The worst eg. of bad behaviour was last year when the health teacher explained to my son's class that pot is not a harmful drug, is about to be made legal and the only reason people make a big deal about it is because it is a gateway drug. Luckily, my son asked me about this lesson, only because we've talked about harmful drug use in the past (after numerous politicians here were in the news.) He already had the value system ingrained and knew the teacher had got something wrong. Guess how many other kids mentioned this to their parents? I asked... only one other kid did but the parent didn't quite understand what the kid was saying, so never followed up.


If you have an older child who has a very good sense of self, this isn't an issue.


Are you willing to put the time into someone else's flawed system?

I didn't go to the principal about the pot-head health teacher because there are so many problems in the public system that you have to carefully choose your battles. You have limited kicks at the can, and you'll need them to advocate for a gifted kid AND a kid with LD's. Schools here claim they acknowledge 2E, but in truth you get to choose only one exceptionality to work on.

If I can't sort out something with the teacher, I have to let it go, or give up my high-level asks, like enforcement of Individual Education Plans, or funding for STEM clubs, or choice of school for congregated gifted class, or a say in next year's teacher.


I spend countless hours a week monitoring homework, coaching kids on self-advocating for their exceptionality, providing enrichment opportunities at home and volunteering so they happen at school. It's exhausting (and ticks me off!) that I'm the one making the system appropriate for my gifted kids.


Would he respect a teacher and their power regardless of their approach?

At school, my DS will respect a teacher if they are fair (in a reasonable adult way), polite and hard working. If they are not, he loses all respect for them (and is no longer inspired), but (thank god!!) still follows school rules and does his homework. (Obviously with less attention on those bad years.) He is very stressed those years, and requires help dealing with it, but has learned how to self-advocate in a very positive way... BTW did NOT learn that at school, was taught by us. So even on years where the teacher wasn't good, he could work around them to some extent.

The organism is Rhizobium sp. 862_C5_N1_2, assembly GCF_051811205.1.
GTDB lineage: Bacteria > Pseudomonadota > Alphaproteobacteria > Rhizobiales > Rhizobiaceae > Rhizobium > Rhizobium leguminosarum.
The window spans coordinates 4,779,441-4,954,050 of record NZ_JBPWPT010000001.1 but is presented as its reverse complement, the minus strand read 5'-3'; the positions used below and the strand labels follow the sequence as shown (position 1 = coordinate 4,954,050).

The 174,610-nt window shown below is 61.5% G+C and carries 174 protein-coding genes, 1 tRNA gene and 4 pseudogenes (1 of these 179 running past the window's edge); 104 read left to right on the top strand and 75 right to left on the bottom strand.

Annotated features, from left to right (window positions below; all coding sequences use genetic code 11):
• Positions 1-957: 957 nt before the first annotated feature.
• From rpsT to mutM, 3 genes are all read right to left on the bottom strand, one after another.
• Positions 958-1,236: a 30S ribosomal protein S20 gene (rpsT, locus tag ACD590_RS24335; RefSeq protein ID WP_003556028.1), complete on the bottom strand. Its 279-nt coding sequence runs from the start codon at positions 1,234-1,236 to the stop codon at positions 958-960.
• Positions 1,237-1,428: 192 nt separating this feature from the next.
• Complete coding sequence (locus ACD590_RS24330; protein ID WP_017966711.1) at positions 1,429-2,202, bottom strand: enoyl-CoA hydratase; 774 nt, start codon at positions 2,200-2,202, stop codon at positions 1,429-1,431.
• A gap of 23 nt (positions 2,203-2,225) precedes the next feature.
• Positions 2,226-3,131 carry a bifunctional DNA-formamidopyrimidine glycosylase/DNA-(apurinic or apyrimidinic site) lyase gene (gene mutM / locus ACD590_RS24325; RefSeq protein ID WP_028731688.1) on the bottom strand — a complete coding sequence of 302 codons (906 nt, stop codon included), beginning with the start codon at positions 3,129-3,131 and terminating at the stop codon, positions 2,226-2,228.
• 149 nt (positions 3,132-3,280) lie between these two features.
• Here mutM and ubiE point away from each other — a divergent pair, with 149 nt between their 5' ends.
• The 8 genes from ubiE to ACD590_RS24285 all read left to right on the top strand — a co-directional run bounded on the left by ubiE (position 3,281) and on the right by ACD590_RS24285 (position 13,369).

I spent JK-Gr.3 teaching him how to politely tell a teacher where to go (and to offer his alternative solution) when told, for eg. to do a report on a book 4 years below his level. He gets straight E's now in all 6 work skills but I think it is only because it isn't as offensive to have a grade 4 talk to you that way than a SK kid. 


My DD in grade 8 was STILL working on this issue this year at a new school, despite (after knowing her only 6 months) the teachers described her as being "the most capable self-advocate we've ever had". I managed to bite back the comeback that she has no other option but to constantly negotiate and advocate. Still have tons of issues related to giftedness at school (eg. teachers who react antagonistically to all gifted children, abuse of power with teachers getting gifted kids to do their paid work, abuse by kids who are doing badly in school and need someone to blame, the stress from extreme boredom -yes, that's a thing...) I guess by being in school she's had to get us to coach her how to get around all these roadblocks. She can now do it effectively with poise and grace. There have been some really good years, and the odd amazing teacher too. But that is what public school is to gifted kids most days. One endless roadblock to learning...  I can never decide whether I put them on the right path.


  • Like 3
Link to comment
Share on other sites

Change some details, and Pinewarbler's entire post also applies to special needs moms. 


 It's exhausting (and ticks me off!) that I'm the one making the system appropriate for my gifted kids.


I can't agree with this enough. I am thinking of returning my son to ps this year and the amount of time I will have to spend monitoring, coaching, remediating, advocating, and volunteering in order for it to work is making my heart sink. 


 Everything else mentioned is germane as well, but that particular quote struck a chord with me.

  • Like 1
Link to comment
Share on other sites

Join the conversation

You can post now and register later. If you have an account, sign in now to post with your account.

Reply to this topic...

×   Pasted as rich text.   Paste as plain text instead

  Only 75 emoji are allowed.

×   Your link has been automatically embedded.   Display as a link instead

×   Your previous content has been restored.   Clear editor

×   You cannot paste images directly. Upload or insert images from URL.


  • Create New...